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TripAdvisor is a global brand which crypto scammers are using to dupe people into parting with their cash.

The scam websites and apps being set up take many different forms, but typically involve enticing users to do ‘work’, such as leaving star ratings on holiday websites, in return for ‘commission’.

Initially, it can seem as if the work is being paid and some people who’ve participated in the schemes have managed to withdraw a small amount of cash at the start of the scam.

But most people are caught out when the scammers start asking for payments to be made in order to top up ‘account credit’ which allows them to continue receiving paid tasks to do.

TripAdvisor scammers increase work payments

If users continue to deposit they get given more tasks to do, but the scammers will gradually increase the amount of cash required by the participant to carry on before suddenly blocking access to their account.

The victim will no longer be able to withdraw any funds and the scammers will break off all contact with them.

I’ve had several people contact me about variants of the TripAdvisor work crypto scam, so I’ve decided to include them all on this page to give visitors a quick guide to sites to avoid.

I’ve already written separate posts about the first two on the list below giving more information about exactly how the scam works, which I’ve linked.

Scam sites that are using the TripAdvisor name

The fake TripAdvisor scam site include:

  • TripAdvisor Ltd
  • TripAdvisor RP (aka Trip-UK)
  • TripAdvisorjob
  • TripAdvisor UK (the same name is used with various country code top-level domains, or ccTLDs. I’ve heard of four different variants already, but there’s bound to be more)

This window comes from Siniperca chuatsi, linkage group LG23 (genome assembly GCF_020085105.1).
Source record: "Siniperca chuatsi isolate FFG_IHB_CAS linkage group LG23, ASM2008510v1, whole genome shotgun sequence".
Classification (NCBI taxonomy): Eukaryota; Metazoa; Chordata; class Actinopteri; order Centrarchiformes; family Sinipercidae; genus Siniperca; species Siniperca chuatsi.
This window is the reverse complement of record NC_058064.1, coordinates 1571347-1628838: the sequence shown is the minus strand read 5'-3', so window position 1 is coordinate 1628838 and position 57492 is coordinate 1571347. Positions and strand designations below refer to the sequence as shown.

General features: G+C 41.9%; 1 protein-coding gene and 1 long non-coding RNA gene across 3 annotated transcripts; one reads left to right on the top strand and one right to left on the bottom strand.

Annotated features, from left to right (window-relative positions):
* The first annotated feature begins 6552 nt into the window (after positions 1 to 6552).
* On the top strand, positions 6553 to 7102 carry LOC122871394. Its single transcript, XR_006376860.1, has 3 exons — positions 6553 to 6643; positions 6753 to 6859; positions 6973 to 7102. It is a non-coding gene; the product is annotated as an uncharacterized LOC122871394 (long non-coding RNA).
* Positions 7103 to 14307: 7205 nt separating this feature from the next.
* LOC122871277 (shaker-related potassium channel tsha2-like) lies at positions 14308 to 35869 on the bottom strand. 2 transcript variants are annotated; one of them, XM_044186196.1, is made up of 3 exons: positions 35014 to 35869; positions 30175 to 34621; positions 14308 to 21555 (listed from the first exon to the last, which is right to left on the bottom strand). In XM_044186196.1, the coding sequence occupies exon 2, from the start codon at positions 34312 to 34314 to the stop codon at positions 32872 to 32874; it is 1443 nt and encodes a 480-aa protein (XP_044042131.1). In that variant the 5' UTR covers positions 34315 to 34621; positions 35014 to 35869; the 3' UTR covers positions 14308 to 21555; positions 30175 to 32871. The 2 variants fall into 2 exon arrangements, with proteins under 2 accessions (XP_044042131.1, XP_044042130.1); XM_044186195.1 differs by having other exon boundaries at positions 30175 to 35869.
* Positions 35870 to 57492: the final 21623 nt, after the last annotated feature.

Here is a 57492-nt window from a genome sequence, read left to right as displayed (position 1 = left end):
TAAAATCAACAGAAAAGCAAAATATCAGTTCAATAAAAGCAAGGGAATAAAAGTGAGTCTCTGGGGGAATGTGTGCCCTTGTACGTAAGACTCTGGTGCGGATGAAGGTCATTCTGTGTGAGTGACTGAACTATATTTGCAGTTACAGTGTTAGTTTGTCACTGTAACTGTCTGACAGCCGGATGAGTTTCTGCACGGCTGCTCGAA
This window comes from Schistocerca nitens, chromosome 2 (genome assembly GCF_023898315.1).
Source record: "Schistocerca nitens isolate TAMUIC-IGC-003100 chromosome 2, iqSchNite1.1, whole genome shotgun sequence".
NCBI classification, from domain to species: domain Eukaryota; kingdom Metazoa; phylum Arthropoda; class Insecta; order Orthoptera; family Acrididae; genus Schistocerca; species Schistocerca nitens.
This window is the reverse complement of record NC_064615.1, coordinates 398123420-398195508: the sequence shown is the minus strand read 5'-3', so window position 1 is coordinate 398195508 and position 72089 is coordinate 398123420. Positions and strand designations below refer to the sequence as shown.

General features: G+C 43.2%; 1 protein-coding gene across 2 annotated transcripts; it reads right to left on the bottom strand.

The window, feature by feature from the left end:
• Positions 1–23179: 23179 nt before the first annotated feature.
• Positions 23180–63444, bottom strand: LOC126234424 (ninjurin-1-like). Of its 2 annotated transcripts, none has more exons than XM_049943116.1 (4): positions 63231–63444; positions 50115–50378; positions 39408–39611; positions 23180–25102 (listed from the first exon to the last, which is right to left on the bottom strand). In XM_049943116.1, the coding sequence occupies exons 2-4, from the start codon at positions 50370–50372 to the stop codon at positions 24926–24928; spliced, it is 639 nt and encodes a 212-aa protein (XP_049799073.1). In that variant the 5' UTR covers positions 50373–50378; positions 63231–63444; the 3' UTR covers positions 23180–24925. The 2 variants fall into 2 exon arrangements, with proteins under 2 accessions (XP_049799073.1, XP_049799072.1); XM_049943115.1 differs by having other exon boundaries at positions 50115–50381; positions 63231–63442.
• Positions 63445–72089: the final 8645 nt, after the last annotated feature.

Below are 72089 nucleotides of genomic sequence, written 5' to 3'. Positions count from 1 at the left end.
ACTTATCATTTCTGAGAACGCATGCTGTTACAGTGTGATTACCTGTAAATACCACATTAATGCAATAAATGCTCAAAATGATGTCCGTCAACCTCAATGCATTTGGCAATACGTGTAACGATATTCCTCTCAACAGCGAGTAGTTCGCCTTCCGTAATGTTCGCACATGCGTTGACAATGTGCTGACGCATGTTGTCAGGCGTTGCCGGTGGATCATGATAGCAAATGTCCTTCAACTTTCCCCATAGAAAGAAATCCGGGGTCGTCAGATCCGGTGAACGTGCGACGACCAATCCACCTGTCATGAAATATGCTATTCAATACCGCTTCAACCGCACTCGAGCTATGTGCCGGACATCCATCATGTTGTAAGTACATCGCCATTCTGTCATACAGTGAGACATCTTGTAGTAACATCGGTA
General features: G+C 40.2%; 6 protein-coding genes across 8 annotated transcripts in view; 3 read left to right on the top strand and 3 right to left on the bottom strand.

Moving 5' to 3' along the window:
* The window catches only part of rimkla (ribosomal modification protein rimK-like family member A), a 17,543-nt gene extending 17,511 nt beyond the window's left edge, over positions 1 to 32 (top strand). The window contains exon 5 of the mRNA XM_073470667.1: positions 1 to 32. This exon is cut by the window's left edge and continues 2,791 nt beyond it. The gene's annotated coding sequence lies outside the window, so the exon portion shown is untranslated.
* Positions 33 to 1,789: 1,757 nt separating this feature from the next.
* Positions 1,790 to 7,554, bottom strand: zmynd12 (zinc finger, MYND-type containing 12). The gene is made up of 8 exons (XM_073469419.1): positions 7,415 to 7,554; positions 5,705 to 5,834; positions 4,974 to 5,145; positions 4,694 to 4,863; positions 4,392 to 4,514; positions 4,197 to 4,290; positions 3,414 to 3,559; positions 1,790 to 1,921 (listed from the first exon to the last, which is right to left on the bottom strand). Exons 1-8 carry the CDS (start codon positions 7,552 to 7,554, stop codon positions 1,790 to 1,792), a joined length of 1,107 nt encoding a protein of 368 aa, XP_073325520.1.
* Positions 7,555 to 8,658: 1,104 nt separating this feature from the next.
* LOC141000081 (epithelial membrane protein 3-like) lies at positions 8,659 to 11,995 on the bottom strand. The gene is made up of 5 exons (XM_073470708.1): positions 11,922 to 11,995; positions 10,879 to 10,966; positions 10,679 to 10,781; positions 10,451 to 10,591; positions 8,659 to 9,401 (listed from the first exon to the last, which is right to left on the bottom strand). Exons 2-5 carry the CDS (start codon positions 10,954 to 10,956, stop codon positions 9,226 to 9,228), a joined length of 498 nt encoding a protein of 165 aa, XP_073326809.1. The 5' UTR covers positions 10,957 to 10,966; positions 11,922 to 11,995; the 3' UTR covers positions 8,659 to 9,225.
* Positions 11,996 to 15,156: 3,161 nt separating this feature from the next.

• TripAdvisor UK VIP

These are just TripAdvisor crypto scams that I’ve heard off but there are certainly a significant number of other sites being used by the scammers.

Scam victims enticed by small withdrawals

One of the reasons this scam keeps catching people out is that the scammers do let some victims make small withdrawals at the outset as a show of faith which lures them into making larger deposits.

While other crypto scammers simply steal deposits and vanish, the crooks involved in the TripAdvisor fake work platforms build confidence before making off with users’ cash.

If you come across one of these sites or hear from a friend or associate that they’re making money through these tasks make sure to avoid getting involved. The only people that will win in the long run are the scammers.

While I’ve been contact by the odd person who has made a successful withdrawal then not returning to the site thus beating the scammers, it’s a fluke occurrence and you never know when your account will be shut down.

You’ll find that the scam sites come and go very quickly, with the scammers shutting them down once they’ve served their purpose.

Google has also been flagging some of the sites as deceptive content, but it clearly can’t keep up with the volume of fake TripAdvisor sites the scammers are producing.

Steer clear of these websites and don’t deposit any money with them. You can also share this post to try to make as many people as possible aware of this scam.

Can I get my money back from the TripAdvisor scammers?

Given how ephemeral these sites are, and the fact that the scammers register them anonymously from various countries around the world, it’s incredibly difficult to trace the culprits.

The best way to protect yourself from financial loss is to avoid these sites in the first place.

There are many things you can do to check if a site is legitimate or not, and you can work your way through this scam checklist I’ve produced to ensure you don’t become the next victim.

This covers things like checking the age of the domain, searching Google for reviews before signing up and having a thorough look around any site you’re planning to use to check the links are valid, the social media channels are active and that app links actually work among other things.

However, if you’ve already lost money to a crypto scam there are specialist crypto recovery firms that may be able to help.

If you suspect a site is fake, get in touch.

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